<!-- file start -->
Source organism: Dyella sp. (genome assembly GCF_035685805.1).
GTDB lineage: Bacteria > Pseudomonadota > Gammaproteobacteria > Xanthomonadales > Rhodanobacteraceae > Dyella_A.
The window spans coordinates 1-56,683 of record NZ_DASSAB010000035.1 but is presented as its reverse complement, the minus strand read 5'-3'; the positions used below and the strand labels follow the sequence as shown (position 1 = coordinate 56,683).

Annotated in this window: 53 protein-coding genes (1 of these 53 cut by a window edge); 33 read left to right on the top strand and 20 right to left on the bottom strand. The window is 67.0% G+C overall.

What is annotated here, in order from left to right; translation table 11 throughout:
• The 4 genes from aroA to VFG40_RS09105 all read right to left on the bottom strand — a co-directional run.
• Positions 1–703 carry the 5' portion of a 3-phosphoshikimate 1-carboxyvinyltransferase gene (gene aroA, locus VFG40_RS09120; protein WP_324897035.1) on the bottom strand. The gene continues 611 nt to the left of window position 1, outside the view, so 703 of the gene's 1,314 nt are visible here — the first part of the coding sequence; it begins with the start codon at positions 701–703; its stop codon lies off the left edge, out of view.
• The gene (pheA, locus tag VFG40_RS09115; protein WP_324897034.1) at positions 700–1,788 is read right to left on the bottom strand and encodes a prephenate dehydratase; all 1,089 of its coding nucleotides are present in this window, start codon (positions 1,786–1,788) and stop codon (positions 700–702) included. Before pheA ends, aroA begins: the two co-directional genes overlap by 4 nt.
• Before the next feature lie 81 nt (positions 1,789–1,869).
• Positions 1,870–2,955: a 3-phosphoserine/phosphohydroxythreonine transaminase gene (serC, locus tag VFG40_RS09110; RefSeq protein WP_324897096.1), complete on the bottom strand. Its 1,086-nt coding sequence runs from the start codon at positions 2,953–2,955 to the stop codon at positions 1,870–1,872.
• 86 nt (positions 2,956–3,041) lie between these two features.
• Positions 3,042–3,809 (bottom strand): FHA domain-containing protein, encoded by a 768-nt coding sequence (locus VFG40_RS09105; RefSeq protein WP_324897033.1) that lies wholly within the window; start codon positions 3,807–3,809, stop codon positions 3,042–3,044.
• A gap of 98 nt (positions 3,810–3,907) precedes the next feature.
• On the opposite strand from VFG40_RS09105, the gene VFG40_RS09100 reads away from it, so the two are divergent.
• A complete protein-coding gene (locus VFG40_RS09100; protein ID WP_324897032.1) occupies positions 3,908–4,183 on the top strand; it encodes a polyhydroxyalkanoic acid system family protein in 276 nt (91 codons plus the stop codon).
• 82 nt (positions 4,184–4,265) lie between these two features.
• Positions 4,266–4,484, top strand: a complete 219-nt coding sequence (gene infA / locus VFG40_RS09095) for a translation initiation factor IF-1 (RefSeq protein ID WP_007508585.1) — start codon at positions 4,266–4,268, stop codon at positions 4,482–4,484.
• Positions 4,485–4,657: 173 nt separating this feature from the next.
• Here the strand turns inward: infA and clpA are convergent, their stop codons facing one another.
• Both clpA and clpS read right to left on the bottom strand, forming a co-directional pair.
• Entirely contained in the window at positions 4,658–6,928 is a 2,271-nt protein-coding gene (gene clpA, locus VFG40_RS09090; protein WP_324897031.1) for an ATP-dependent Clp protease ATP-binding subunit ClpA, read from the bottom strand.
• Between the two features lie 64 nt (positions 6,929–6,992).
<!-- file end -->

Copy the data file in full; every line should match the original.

Source organism: Dyella sp. (genome assembly GCF_035685805.1).
GTDB lineage: Bacteria > Pseudomonadota > Gammaproteobacteria > Xanthomonadales > Rhodanobacteraceae > Dyella_A.
The window spans coordinates 1-56,683 of record NZ_DASSAB010000035.1 but is presented as its reverse complement, the minus strand read 5'-3'; the positions used below and the strand labels follow the sequence as shown (position 1 = coordinate 56,683).

Annotated in this window: 53 protein-coding genes (1 of these 53 cut by a window edge); 33 read left to right on the top strand and 20 right to left on the bottom strand. The window is 67.0% G+C overall.

What is annotated here, in order from left to right; translation table 11 throughout:
• The 4 genes from aroA to VFG40_RS09105 all read right to left on the bottom strand — a co-directional run.
• Positions 1–703 carry the 5' portion of a 3-phosphoshikimate 1-carboxyvinyltransferase gene (gene aroA, locus VFG40_RS09120; protein WP_324897035.1) on the bottom strand. The gene continues 611 nt to the left of window position 1, outside the view, so 703 of the gene's 1,314 nt are visible here — the first part of the coding sequence; it begins with the start codon at positions 701–703; its stop codon lies off the left edge, out of view.
• The gene (pheA, locus tag VFG40_RS09115; protein WP_324897034.1) at positions 700–1,788 is read right to left on the bottom strand and encodes a prephenate dehydratase; all 1,089 of its coding nucleotides are present in this window, start codon (positions 1,786–1,788) and stop codon (positions 700–702) included. Before pheA ends, aroA begins: the two co-directional genes overlap by 4 nt.
• Before the next feature lie 81 nt (positions 1,789–1,869).
• Positions 1,870–2,955: a 3-phosphoserine/phosphohydroxythreonine transaminase gene (serC, locus tag VFG40_RS09110; RefSeq protein WP_324897096.1), complete on the bottom strand. Its 1,086-nt coding sequence runs from the start codon at positions 2,953–2,955 to the stop codon at positions 1,870–1,872.
• 86 nt (positions 2,956–3,041) lie between these two features.
• Positions 3,042–3,809 (bottom strand): FHA domain-containing protein, encoded by a 768-nt coding sequence (locus VFG40_RS09105; RefSeq protein WP_324897033.1) that lies wholly within the window; start codon positions 3,807–3,809, stop codon positions 3,042–3,044.
• A gap of 98 nt (positions 3,810–3,907) precedes the next feature.
• On the opposite strand from VFG40_RS09105, the gene VFG40_RS09100 reads away from it, so the two are divergent.
• A complete protein-coding gene (locus VFG40_RS09100; protein ID WP_324897032.1) occupies positions 3,908–4,183 on the top strand; it encodes a polyhydroxyalkanoic acid system family protein in 276 nt (91 codons plus the stop codon).
• 82 nt (positions 4,184–4,265) lie between these two features.
• Positions 4,266–4,484, top strand: a complete 219-nt coding sequence (gene infA / locus VFG40_RS09095) for a translation initiation factor IF-1 (RefSeq protein ID WP_007508585.1) — start codon at positions 4,266–4,268, stop codon at positions 4,482–4,484.
• Positions 4,485–4,657: 173 nt separating this feature from the next.
• Here the strand turns inward: infA and clpA are convergent, their stop codons facing one another.
• Both clpA and clpS read right to left on the bottom strand, forming a co-directional pair.
• Entirely contained in the window at positions 4,658–6,928 is a 2,271-nt protein-coding gene (gene clpA, locus VFG40_RS09090; protein WP_324897031.1) for an ATP-dependent Clp protease ATP-binding subunit ClpA, read from the bottom strand.
• Between the two features lie 64 nt (positions 6,929–6,992).